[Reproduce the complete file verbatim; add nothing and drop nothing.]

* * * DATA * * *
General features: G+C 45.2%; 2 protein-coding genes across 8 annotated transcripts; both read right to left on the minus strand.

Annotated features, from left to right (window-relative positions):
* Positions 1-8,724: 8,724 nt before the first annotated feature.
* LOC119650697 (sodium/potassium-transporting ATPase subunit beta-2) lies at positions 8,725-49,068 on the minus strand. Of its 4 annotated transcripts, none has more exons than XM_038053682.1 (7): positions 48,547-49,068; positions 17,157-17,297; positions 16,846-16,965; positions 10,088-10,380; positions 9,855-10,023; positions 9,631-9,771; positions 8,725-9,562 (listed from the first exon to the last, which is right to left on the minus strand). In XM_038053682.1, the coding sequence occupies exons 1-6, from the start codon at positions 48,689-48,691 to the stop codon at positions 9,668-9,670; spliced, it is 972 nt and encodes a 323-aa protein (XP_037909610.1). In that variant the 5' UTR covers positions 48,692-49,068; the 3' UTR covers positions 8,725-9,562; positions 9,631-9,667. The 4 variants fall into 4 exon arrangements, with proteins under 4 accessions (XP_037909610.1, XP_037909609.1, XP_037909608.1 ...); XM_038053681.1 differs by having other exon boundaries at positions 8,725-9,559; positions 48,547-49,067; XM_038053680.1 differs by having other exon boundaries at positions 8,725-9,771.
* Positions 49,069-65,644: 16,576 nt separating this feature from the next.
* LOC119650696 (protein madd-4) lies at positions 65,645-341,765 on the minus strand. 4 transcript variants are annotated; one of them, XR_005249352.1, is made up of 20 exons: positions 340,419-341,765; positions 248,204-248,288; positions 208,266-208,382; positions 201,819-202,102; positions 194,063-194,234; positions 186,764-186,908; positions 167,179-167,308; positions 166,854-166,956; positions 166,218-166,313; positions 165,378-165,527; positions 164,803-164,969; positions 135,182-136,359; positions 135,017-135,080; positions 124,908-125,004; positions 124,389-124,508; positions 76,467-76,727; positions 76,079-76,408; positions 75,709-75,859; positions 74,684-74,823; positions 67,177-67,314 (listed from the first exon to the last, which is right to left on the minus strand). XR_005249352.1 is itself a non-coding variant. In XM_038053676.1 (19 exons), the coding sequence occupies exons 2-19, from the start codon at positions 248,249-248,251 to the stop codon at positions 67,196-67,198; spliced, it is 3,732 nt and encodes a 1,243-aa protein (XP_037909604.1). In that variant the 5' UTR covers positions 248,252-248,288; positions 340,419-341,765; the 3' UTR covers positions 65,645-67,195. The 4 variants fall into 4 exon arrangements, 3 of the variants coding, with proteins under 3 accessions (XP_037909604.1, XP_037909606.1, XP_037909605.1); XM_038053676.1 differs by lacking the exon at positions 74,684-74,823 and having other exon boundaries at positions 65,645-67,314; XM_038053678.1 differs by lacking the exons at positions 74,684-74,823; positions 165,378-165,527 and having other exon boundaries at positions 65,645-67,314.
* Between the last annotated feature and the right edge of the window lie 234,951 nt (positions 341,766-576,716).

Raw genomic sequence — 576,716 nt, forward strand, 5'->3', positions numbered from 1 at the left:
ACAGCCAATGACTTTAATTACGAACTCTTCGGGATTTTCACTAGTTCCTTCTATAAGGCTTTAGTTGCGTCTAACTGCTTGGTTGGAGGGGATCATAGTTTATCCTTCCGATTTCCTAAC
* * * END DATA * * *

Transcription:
General features: G+C 45.2%; 2 protein-coding genes across 8 annotated transcripts; both read right to left on the minus strand.

Annotated features, from left to right (window-relative positions):
* Positions 1-8,724: 8,724 nt before the first annotated feature.
* LOC119650697 (sodium/potassium-transporting ATPase subunit beta-2) lies at positions 8,725-49,068 on the minus strand. Of its 4 annotated transcripts, none has more exons than XM_038053682.1 (7): positions 48,547-49,068; positions 17,157-17,297; positions 16,846-16,965; positions 10,088-10,380; positions 9,855-10,023; positions 9,631-9,771; positions 8,725-9,562 (listed from the first exon to the last, which is right to left on the minus strand). In XM_038053682.1, the coding sequence occupies exons 1-6, from the start codon at positions 48,689-48,691 to the stop codon at positions 9,668-9,670; spliced, it is 972 nt and encodes a 323-aa protein (XP_037909610.1). In that variant the 5' UTR covers positions 48,692-49,068; the 3' UTR covers positions 8,725-9,562; positions 9,631-9,667. The 4 variants fall into 4 exon arrangements, with proteins under 4 accessions (XP_037909610.1, XP_037909609.1, XP_037909608.1 ...); XM_038053681.1 differs by having other exon boundaries at positions 8,725-9,559; positions 48,547-49,067; XM_038053680.1 differs by having other exon boundaries at positions 8,725-9,771.
* Positions 49,069-65,644: 16,576 nt separating this feature from the next.
* LOC119650696 (protein madd-4) lies at positions 65,645-341,765 on the minus strand. 4 transcript variants are annotated; one of them, XR_005249352.1, is made up of 20 exons: positions 340,419-341,765; positions 248,204-248,288; positions 208,266-208,382; positions 201,819-202,102; positions 194,063-194,234; positions 186,764-186,908; positions 167,179-167,308; positions 166,854-166,956; positions 166,218-166,313; positions 165,378-165,527; positions 164,803-164,969; positions 135,182-136,359; positions 135,017-135,080; positions 124,908-125,004; positions 124,389-124,508; positions 76,467-76,727; positions 76,079-76,408; positions 75,709-75,859; positions 74,684-74,823; positions 67,177-67,314 (listed from the first exon to the last, which is right to left on the minus strand). XR_005249352.1 is itself a non-coding variant. In XM_038053676.1 (19 exons), the coding sequence occupies exons 2-19, from the start codon at positions 248,249-248,251 to the stop codon at positions 67,196-67,198; spliced, it is 3,732 nt and encodes a 1,243-aa protein (XP_037909604.1). In that variant the 5' UTR covers positions 248,252-248,288; positions 340,419-341,765; the 3' UTR covers positions 65,645-67,195. The 4 variants fall into 4 exon arrangements, 3 of the variants coding, with proteins under 3 accessions (XP_037909604.1, XP_037909606.1, XP_037909605.1); XM_038053676.1 differs by lacking the exon at positions 74,684-74,823 and having other exon boundaries at positions 65,645-67,314; XM_038053678.1 differs by lacking the exons at positions 74,684-74,823; positions 165,378-165,527 and having other exon boundaries at positions 65,645-67,314.
* Between the last annotated feature and the right edge of the window lie 234,951 nt (positions 341,766-576,716).

Raw genomic sequence — 576,716 nt, forward strand, 5'->3', positions numbered from 1 at the left:
ACAGCCAATGACTTTAATTACGAACTCTTCGGGATTTTCACTAGTTCCTTCTATAAGGCTTTAGTTGCGTCTAACTGCTTGGTTGGAGGGGATCATAGTTTATCCTTCCGATTTCCTAAC